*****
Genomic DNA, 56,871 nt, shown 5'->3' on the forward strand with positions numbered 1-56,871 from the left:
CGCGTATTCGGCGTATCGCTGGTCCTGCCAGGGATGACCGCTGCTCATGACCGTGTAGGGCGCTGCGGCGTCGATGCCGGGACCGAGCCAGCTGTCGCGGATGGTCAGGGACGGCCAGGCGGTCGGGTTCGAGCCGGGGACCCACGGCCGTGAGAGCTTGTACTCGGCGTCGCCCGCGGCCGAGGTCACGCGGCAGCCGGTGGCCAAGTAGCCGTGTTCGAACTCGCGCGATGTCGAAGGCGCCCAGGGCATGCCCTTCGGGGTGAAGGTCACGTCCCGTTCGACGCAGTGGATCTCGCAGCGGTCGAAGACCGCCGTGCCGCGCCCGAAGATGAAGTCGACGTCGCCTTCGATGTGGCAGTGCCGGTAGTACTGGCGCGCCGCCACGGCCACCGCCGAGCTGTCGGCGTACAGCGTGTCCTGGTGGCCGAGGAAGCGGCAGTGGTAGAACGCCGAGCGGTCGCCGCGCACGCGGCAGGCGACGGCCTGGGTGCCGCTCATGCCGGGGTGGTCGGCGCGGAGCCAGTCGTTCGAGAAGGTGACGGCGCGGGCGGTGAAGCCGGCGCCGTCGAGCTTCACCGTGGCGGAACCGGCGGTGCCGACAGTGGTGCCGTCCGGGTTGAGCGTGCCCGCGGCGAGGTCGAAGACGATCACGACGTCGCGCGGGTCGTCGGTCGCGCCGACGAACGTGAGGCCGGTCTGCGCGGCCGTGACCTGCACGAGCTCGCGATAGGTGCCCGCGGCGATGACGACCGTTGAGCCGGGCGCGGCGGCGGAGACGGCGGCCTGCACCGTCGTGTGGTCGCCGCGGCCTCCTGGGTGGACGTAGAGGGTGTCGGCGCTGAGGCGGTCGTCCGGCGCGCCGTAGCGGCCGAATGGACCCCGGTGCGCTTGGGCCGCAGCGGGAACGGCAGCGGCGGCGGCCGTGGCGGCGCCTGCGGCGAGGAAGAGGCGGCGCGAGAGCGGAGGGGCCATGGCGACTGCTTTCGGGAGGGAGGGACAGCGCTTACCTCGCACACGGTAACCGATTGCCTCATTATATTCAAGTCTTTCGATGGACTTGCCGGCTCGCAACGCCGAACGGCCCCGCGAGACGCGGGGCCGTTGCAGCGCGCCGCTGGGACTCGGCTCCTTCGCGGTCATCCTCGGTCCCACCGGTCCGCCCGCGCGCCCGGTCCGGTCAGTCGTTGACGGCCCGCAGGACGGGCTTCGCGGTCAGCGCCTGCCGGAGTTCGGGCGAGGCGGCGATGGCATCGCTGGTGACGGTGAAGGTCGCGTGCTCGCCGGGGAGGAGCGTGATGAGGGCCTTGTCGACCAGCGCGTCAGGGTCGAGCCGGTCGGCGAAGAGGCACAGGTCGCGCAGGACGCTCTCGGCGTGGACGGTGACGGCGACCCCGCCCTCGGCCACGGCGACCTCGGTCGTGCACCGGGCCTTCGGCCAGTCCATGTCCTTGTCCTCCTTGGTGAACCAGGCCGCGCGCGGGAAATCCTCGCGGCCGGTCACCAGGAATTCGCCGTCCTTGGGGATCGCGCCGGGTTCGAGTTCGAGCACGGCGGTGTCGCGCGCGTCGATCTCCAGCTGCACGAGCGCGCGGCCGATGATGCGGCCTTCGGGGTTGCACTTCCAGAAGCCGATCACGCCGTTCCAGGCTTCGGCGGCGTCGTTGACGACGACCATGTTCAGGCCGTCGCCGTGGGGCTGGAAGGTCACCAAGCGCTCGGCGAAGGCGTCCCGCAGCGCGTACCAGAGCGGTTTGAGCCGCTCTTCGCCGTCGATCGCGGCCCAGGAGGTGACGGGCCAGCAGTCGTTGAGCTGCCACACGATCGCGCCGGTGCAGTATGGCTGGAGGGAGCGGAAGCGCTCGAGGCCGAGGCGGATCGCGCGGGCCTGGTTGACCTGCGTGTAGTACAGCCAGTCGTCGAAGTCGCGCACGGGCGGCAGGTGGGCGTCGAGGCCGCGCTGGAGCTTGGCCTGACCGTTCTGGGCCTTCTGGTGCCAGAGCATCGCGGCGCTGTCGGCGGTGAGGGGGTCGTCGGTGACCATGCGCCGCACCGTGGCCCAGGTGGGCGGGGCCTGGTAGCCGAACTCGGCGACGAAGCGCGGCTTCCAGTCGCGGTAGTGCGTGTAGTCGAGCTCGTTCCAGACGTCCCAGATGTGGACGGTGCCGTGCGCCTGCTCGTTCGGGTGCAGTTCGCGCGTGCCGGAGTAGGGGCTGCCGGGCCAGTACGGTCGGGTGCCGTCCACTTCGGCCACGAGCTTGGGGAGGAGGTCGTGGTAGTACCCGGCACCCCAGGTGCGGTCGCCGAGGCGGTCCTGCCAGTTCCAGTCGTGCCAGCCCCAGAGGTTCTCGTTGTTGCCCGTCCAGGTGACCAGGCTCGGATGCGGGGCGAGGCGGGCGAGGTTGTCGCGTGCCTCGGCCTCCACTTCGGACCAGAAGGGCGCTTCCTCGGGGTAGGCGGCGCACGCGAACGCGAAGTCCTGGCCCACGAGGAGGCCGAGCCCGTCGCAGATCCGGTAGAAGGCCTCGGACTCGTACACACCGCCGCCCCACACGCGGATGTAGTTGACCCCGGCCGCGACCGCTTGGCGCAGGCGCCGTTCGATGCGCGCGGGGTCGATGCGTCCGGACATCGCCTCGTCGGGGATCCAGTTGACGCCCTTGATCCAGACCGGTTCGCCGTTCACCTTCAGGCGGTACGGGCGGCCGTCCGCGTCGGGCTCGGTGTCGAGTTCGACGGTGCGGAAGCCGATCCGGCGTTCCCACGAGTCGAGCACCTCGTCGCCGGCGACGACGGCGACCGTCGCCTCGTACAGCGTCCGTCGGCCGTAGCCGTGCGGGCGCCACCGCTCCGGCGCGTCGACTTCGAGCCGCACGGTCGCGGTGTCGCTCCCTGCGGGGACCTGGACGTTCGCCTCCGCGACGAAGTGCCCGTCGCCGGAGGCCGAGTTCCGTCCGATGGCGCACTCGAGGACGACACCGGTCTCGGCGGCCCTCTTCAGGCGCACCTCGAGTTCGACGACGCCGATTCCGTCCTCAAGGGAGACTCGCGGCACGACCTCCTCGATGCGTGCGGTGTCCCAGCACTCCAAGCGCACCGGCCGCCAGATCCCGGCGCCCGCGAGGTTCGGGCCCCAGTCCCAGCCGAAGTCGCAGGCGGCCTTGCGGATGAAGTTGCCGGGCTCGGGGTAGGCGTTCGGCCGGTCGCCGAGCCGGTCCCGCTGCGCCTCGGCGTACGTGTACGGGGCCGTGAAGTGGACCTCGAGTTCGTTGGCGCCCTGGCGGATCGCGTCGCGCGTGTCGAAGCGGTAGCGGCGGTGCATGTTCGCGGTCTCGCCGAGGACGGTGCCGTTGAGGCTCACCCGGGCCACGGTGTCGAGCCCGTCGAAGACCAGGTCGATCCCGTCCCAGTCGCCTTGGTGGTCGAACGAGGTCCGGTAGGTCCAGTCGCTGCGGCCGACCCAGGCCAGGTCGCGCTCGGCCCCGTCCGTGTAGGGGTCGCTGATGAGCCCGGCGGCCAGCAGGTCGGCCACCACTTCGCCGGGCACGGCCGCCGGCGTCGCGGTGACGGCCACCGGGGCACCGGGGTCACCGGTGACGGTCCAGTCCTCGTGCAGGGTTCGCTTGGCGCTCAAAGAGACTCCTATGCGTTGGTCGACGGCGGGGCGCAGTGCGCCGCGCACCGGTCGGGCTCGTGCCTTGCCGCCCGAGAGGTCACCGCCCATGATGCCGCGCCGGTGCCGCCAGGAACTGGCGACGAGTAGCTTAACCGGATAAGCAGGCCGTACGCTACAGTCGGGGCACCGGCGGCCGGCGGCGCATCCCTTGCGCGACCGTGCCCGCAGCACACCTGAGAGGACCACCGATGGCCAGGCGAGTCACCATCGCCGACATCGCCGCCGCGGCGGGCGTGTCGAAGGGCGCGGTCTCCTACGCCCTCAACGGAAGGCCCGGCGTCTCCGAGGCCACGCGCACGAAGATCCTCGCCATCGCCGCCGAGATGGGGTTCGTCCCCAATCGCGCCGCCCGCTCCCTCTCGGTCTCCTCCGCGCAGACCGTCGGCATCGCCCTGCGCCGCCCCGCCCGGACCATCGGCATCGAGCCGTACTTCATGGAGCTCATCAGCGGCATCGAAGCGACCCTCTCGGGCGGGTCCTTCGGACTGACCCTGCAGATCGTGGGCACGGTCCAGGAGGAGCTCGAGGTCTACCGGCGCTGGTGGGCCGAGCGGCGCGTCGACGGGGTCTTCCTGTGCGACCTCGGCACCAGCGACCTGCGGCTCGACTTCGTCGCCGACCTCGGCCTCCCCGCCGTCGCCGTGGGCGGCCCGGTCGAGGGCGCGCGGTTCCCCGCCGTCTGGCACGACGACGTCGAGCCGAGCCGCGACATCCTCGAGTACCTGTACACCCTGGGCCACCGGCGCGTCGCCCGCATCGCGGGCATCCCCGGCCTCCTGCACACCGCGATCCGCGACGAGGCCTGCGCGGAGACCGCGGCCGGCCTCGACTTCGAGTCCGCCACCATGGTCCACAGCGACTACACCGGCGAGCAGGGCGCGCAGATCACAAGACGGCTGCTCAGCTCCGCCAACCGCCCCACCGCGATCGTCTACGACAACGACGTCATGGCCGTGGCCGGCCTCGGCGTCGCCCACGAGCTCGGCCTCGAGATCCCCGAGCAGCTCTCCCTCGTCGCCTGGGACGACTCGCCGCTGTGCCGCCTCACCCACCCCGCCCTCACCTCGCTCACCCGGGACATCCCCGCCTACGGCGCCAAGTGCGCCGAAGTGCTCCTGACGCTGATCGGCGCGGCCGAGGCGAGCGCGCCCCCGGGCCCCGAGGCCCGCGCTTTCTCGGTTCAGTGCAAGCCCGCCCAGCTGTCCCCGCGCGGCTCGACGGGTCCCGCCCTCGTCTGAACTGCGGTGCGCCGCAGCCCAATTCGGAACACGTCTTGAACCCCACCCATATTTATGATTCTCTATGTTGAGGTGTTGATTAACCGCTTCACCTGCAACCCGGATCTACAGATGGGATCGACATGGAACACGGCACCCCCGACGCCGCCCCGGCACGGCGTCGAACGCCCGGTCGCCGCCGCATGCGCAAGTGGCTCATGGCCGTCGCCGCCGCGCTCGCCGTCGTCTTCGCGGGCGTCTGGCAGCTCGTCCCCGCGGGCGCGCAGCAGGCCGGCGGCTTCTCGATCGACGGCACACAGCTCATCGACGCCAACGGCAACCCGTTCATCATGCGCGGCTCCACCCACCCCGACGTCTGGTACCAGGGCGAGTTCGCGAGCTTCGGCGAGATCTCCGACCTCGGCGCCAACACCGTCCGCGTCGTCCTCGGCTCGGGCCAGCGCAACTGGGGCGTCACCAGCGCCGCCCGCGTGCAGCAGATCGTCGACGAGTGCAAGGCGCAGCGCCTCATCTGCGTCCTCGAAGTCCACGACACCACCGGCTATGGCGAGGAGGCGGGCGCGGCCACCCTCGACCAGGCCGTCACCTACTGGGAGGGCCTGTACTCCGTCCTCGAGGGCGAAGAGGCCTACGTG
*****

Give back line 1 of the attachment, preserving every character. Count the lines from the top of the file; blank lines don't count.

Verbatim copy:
Genomic DNA, 56,871 nt, shown 5'->3' on the forward strand with positions numbered 1-56,871 from the left: